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Abu Dhabi Ocean Racing TeamCamperGroupama 70offshorePuma RacingTeam SanyatelefonicaVOR 2011

Neal McDonald: "Είμαστε 100μέτρα μακρυά, 4-5 μήκη σκάφους... και είμαστε έτσι για πάνω από 20 ώρες."

To CAMPER with Emirates Team New Zealand και το Team Telefónica τις τελευταίες ώρες αλλάζουν συνεχώς θέση στην πρωτοπορία του αγώνα, αυτήν τη στιγμή 1ο είναι το κόκκινο σκάφος και μόλις 0,5νμ πίσω του το μπλε.
Team Telefonica through the binoculars just behind CAMPER
(Credit: Hamish Hooper/CAMPER ETNZ/Volvo Ocean Race)
Οι δυο ομάδες είναι τόσο κοντά που ακόμα και φωνάζοντας μπορούν να ακουστούν... και η αγωνία είναι μεγάλη καθώς ετοιμάζονται να τερματίσουν στο μυστικό λιμάνι κάπου στον Ινδικό, και ακόμα και αν η διαφορά στο χρόνο του 1ου από τον 2ο να είναι μερικά δευτερόλεπτα η διαφορά στην βαθμολογία θα είναι μεγάλη για τα δυο σκάφη που προηγούνται και στην γενική κατάταξη, 24 βαθμούς για τον 1ο και 20 βαθμούς για τον 2ο.
Τα πληρώματα και στα δυο σκάφη δουλεύουν εξοντωτικά μιας και οι συνθήκες είναι ασθενείς και πρέπει να πάρουν από τα σκάφη τους ότι έχουν να δώσουν. 

Pablo Arrarte onboard Team Telefonica
(Credit: Diego Fructuoso/Team Telefonica/Volvo Ocean Race)
Ο εμπειρότατος, watch captain του Telefonica, Neal McDonald, περιγράφει: "Είμαστε 100μέτρα μακρυά, 4-5 μήκη σκάφους... και είμαστε έτσι για πάνω από 20 ώρες."
Μετά από μερικές χιλιάδες μίλια ωκεανού φτάσαμε στο σημείο να κάνουμε match race, κάθε μέτρο είναι σημαντικό" λέει ο
Diego Fructuoso, Telefónica’s Media Crew Member (MCM).
Εντωμεταξύ το τρίτο σκάφος πλέον δεν είναι το Groupama, αλλά το Puma του Ken Read, και 5ο είναι το Abu Dhabi Ocean Racing 115νμ πίσω από τους πρώτους. 

Race director Jack Lloyd has seen most scenarios in his long career in sailing but admits that hoisting five multi-million dollar boats on to a ship in the Indian Ocean is a new challenge even for him.
"I'm anxious that these boats have never been loaded on a ship with the rig in before" Jack Lloyd - race director
And the teak-tough Kiwi confesses the logistical headache of loading by crane the 15-tonne craft complete with the 31-metre masts worries him more than most hurdles in a sport which is hardly a pursuit for the faint-hearted.
Race organisers have recruited the very best expertise in hoisting the state-of-the-art racing yachts with a DHL representative on hand to offer advice plus the five experienced shore crews of the remaining Leg 2 boats.
But Lloyd knows well how easily things could go wrong and cause very expensive damage to the Volvo Open 70s.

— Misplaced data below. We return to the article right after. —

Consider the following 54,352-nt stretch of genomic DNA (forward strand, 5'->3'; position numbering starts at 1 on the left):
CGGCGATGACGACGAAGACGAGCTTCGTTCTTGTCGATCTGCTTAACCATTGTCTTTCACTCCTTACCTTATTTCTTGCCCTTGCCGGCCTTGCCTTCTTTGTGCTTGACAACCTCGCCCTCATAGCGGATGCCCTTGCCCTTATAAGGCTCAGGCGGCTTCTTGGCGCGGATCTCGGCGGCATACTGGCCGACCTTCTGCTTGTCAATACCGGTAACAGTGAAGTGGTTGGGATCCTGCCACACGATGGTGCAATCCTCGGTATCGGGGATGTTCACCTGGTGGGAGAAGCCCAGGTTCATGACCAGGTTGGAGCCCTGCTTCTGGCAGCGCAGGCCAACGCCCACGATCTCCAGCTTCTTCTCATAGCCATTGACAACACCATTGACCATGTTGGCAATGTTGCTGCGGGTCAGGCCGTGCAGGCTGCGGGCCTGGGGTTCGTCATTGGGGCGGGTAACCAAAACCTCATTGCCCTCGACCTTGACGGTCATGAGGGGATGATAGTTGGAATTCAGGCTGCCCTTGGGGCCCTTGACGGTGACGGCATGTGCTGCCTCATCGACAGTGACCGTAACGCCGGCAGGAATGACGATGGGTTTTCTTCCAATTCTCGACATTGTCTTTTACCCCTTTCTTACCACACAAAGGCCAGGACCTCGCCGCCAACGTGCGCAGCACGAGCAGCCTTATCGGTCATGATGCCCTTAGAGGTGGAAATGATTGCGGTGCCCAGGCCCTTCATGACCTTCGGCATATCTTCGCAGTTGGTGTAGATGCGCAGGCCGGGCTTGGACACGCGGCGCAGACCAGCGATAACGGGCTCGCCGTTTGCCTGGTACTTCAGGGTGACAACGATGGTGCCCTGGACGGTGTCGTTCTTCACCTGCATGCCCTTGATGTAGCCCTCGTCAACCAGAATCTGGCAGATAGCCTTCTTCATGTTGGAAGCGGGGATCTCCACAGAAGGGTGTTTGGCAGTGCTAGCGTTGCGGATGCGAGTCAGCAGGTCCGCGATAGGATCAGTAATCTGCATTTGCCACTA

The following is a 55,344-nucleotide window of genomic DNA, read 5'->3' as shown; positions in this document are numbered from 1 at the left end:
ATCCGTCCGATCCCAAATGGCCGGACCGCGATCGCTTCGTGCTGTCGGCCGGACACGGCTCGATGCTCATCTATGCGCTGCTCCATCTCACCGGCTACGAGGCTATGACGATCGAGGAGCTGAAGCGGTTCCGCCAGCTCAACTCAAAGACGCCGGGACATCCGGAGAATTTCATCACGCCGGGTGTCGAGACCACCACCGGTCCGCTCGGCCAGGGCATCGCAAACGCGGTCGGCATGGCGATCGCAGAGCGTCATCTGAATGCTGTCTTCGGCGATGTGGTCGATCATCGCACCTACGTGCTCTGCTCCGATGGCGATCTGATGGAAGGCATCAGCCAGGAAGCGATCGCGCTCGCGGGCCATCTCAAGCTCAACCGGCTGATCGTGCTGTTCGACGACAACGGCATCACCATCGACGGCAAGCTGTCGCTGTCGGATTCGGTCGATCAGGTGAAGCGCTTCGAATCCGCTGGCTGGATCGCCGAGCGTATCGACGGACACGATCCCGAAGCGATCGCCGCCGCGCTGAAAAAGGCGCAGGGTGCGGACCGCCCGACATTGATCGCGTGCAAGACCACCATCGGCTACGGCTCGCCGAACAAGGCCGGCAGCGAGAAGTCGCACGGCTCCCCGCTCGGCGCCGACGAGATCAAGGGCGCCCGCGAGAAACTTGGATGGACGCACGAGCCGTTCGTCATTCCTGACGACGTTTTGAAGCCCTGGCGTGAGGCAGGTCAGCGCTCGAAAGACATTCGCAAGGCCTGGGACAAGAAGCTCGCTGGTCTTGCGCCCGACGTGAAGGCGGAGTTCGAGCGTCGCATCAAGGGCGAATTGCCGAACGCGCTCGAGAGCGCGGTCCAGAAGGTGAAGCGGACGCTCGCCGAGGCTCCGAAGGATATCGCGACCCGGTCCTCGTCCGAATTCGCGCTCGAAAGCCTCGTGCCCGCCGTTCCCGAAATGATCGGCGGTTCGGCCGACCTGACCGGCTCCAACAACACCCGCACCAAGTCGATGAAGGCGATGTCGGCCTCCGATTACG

"I'm anxious that these boats have never been loaded on a ship with the rig in before," he said, surveying a relatively flat-looking Indian Ocean on a stiflingly hot summer's day.
"The problem I have is that if anything goes wrong, the first thing to get damaged is the rig and as we've seen in Leg 1 and Leg 2, they are very fragile.
"The head of the crane that's lifting the boat is so heavy that if it hits the mast or the rigging it will damage it. I'm anxious that something could go wrong."
Even if the five boats -- Telefónica, CAMPER, PUMA´s Mar Mostro, Groupama 4 and Abu Dhabi´s Azzam '' are successfully hoisted in the next day or so at the secret safe haven, Lloyd will not be able to breathe easily for long.
They face the same exercise on the Northern Emirates coast for the start of the second stage of Leg 2 and then again twice for Leg 3. The shipping of the fleet was necessitated because of the threat of piracy attack.
"We've got to do the maneuver 20 times and going into the water is no more certain of success than coming out of the water. So in 20 times, there's a chance that something will go wrong."
Neil Cox, shore manager of CAMPER with Emirates Team New Zealand, reckons patience will be the key.
"I guess it's the fear of the unknown that's making quite a few people a little anxious. I wouldn't say anybody's nervous or anything but it's obviously different having a one-dimensional drawing of our boat and the ship and actually to bring the two together in real life," he said.
"There'll be a few surprises for all of us, I'm sure, and there may be one of us here (shore crews) who ends up in tears but we'll all just have to show that element of patience and respect to each boat as she tries to get on the ship and we should hopefully all be fine."
His opposite number, Tim Hackett, at PUMA Ocean Racing powered by BERG, agreed.
"It's all about planning. Sure, if something goes wrong with the rig as we saw during the Leg 1 (PUMA was dismasted), that could be catastrophic. We will take it step by step," he said.

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